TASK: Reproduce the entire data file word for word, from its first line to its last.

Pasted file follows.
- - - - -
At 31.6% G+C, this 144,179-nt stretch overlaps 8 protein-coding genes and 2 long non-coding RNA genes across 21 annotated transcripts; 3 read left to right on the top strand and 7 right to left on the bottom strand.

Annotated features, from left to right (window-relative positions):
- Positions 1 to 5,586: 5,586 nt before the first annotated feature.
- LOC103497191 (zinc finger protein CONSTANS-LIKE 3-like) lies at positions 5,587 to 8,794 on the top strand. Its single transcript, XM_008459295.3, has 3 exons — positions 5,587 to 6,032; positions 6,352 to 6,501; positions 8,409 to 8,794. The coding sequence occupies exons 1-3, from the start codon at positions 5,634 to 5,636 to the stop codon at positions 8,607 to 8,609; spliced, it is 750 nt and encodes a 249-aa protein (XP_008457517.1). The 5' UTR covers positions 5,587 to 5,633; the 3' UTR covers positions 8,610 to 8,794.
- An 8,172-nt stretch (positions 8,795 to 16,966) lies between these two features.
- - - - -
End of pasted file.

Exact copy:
At 31.6% G+C, this 144,179-nt stretch overlaps 8 protein-coding genes and 2 long non-coding RNA genes across 21 annotated transcripts; 3 read left to right on the top strand and 7 right to left on the bottom strand.

Annotated features, from left to right (window-relative positions):
- Positions 1 to 5,586: 5,586 nt before the first annotated feature.
- LOC103497191 (zinc finger protein CONSTANS-LIKE 3-like) lies at positions 5,587 to 8,794 on the top strand. Its single transcript, XM_008459295.3, has 3 exons — positions 5,587 to 6,032; positions 6,352 to 6,501; positions 8,409 to 8,794. The coding sequence occupies exons 1-3, from the start codon at positions 5,634 to 5,636 to the stop codon at positions 8,607 to 8,609; spliced, it is 750 nt and encodes a 249-aa protein (XP_008457517.1). The 5' UTR covers positions 5,587 to 5,633; the 3' UTR covers positions 8,610 to 8,794.
- An 8,172-nt stretch (positions 8,795 to 16,966) lies between these two features.